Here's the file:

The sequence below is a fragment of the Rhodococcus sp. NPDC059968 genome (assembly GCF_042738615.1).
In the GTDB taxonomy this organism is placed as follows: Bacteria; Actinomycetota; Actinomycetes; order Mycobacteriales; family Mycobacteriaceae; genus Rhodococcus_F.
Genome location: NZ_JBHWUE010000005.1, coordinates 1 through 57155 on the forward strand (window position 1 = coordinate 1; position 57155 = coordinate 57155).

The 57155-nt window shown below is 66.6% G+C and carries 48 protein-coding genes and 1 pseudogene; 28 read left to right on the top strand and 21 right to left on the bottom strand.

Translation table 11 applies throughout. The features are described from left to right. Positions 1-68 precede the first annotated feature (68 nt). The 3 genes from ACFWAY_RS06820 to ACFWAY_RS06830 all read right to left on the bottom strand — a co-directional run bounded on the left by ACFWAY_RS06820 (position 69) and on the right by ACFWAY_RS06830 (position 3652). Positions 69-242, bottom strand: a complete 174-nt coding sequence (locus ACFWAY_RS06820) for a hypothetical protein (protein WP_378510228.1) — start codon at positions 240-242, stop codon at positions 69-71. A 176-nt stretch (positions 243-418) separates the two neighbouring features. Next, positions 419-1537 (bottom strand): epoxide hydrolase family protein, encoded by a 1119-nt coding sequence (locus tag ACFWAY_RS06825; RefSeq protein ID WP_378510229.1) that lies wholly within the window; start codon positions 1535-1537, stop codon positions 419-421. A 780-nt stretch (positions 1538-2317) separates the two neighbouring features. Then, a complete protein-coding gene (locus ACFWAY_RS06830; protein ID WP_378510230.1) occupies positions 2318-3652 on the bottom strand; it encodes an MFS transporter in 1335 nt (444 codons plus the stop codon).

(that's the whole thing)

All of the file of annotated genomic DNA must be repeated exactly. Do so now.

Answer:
The sequence below is a fragment of the Rhodococcus sp. NPDC059968 genome (assembly GCF_042738615.1).
In the GTDB taxonomy this organism is placed as follows: Bacteria; Actinomycetota; Actinomycetes; order Mycobacteriales; family Mycobacteriaceae; genus Rhodococcus_F.
Genome location: NZ_JBHWUE010000005.1, coordinates 1 through 57155 on the forward strand (window position 1 = coordinate 1; position 57155 = coordinate 57155).

The 57155-nt window shown below is 66.6% G+C and carries 48 protein-coding genes and 1 pseudogene; 28 read left to right on the top strand and 21 right to left on the bottom strand.

Translation table 11 applies throughout. The features are described from left to right. Positions 1-68 precede the first annotated feature (68 nt). The 3 genes from ACFWAY_RS06820 to ACFWAY_RS06830 all read right to left on the bottom strand — a co-directional run bounded on the left by ACFWAY_RS06820 (position 69) and on the right by ACFWAY_RS06830 (position 3652). Positions 69-242, bottom strand: a complete 174-nt coding sequence (locus ACFWAY_RS06820) for a hypothetical protein (protein WP_378510228.1) — start codon at positions 240-242, stop codon at positions 69-71. A 176-nt stretch (positions 243-418) separates the two neighbouring features. Next, positions 419-1537 (bottom strand): epoxide hydrolase family protein, encoded by a 1119-nt coding sequence (locus tag ACFWAY_RS06825; RefSeq protein ID WP_378510229.1) that lies wholly within the window; start codon positions 1535-1537, stop codon positions 419-421. A 780-nt stretch (positions 1538-2317) separates the two neighbouring features. Then, a complete protein-coding gene (locus ACFWAY_RS06830; protein ID WP_378510230.1) occupies positions 2318-3652 on the bottom strand; it encodes an MFS transporter in 1335 nt (444 codons plus the stop codon).